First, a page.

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Silencing the Self Across CulturesDepression and Gender in the Social World$
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Dana C. Jack and Alisha Ali

Print publication date: 2010

Print ISBN-13: 9780195398090

Published to Oxford Scholarship Online: May 2010

DOI: 10.1093/acprof:oso/9780195398090.001.0001

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The Itinerant Researcher: Ethical and Methodological Issues in Conducting Cross-Cultural Mental Health Research

The Itinerant Researcher: Ethical and Methodological Issues in Conducting Cross-Cultural Mental Health Research

Chapter:
(p.73) Chapter 4 The Itinerant Researcher: Ethical and Methodological Issues in Conducting Cross-Cultural Mental Health Research
Source:
Silencing the Self Across Cultures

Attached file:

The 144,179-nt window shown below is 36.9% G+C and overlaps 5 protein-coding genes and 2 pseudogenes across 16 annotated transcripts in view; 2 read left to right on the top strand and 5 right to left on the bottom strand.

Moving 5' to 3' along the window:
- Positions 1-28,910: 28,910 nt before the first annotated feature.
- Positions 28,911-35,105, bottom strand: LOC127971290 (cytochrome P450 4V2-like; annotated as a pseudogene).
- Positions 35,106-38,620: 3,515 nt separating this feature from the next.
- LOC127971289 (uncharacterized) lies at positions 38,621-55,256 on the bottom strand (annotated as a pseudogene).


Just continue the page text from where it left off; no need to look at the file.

Author(s):

Joseph E. Trimble

María R. Scharrón-del Río

Guillermo Bernal

Publisher:
Oxford University Press
DOI:10.1093/acprof:oso/9780195398090.003.0004

This chapter describes important considerations related to ethical decision making for research on depression with women from ethnocultural populations. Using real-life examples, the authors present evidence of the connections between irresponsible research and cultural incompetence. The chapter focuses on epistemological, ethical, and methodological challenges that confront researchers when working with research participants from ethnocultural communities. It also outlines crucial dimensions of culturally sensitive research, such as applying a cultural perspective to the evaluation of risk and benefits, developing and implementing culturally respectful consent, confidentiality and disclosure procedures, and engaging in appropriate community and participant consultation.

Keywords:   informed consent, ethical issues in research, ethnocultural communities, confidentiality, culturally sensitive research

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